A song's melodic range, as measured by its lowest and highest melody notes, must line up with the singer's range. If it doesn't, you'll transpose the song — move it up or down into a different key — so that it fits the singer's ability.
But it's not always enough to look at the lowest and highest notes of a song. It's also important to the core range of a song, a smaller set of notes that occur most frequently in the song and in the most important parts of the song. Musicians call this range the song's tessitura.
A singer has a tessitura as well. That's the set of notes that the singer can handle most strongly without getting vocally tired. The singer's tessitura is a smaller range of notes than the singer's maximum range. Make sure your song's tessitura matches up with the singer's tessitura.
Some singers, especially those with classical vocal training, know their range and can tell you precisely what their strongest range is. Some other singers just don't know and might even make incorrect guesses if you ask them. The way to be sure of a singer's best range is to listen to songs they've sung before and check what notes they're actually singing.
If you sing your own songs, you probably naturally place them in the best range for your voice. But if you have a low- or middle-range voice, you might have gotten in the habit of singing along with your favorite pop stars in ranges that are uncomfortably high for you, and not actually your best singing range. Don't compete with other singers who aren't even on the stage; transpose your songs down a step or two if that's better for your voice.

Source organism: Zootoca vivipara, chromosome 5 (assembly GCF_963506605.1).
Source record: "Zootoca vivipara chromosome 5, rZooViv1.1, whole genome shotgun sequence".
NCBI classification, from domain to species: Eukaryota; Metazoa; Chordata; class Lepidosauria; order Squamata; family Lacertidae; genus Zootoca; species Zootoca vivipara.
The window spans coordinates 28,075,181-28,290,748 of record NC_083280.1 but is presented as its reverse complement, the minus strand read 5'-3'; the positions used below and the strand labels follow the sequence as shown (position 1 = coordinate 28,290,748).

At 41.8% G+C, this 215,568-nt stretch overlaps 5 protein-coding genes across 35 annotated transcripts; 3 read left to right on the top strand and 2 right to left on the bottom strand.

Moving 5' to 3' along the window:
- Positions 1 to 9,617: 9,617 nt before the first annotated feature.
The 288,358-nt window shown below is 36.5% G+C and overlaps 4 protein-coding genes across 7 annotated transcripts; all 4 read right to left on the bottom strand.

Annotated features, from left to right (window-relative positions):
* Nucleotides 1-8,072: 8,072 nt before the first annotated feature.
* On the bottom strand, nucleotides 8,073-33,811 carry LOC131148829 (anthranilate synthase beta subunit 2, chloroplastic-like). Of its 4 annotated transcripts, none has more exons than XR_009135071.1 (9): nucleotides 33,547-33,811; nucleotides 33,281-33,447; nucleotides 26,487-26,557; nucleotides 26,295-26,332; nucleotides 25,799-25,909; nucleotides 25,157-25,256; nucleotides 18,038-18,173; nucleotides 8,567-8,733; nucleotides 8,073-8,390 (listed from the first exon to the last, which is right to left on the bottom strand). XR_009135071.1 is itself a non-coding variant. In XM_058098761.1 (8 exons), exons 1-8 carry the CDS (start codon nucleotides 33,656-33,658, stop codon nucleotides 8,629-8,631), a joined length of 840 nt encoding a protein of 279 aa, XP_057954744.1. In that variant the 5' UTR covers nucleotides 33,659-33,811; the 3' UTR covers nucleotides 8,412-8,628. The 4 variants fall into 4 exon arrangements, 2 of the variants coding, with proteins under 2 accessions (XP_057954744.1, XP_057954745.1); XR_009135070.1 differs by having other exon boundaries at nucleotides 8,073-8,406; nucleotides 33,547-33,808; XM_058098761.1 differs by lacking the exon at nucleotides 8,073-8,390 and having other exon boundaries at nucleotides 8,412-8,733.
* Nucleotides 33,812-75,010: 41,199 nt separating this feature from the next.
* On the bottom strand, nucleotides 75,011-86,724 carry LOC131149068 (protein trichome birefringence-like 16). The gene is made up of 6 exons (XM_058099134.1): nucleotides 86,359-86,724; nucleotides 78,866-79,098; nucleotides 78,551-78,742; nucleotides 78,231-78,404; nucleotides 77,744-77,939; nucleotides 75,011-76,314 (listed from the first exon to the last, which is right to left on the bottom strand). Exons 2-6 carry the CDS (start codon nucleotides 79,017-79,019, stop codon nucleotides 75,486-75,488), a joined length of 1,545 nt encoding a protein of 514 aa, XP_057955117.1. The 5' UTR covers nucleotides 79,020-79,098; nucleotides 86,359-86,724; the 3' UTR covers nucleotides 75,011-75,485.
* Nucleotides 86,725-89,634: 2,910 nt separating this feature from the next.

Some songwriters bristle at changing the melody to accommodate a singer, and some bands balk at re-learning a song in a different key, but it's a good practice to make those changes as a matter of course. Remember: If you want people to like your song, a good vocal performance has a bigger impact than any other single factor. Or, to put it more bluntly, from the audience's point of view: If it's not sung well, it isn't a good song.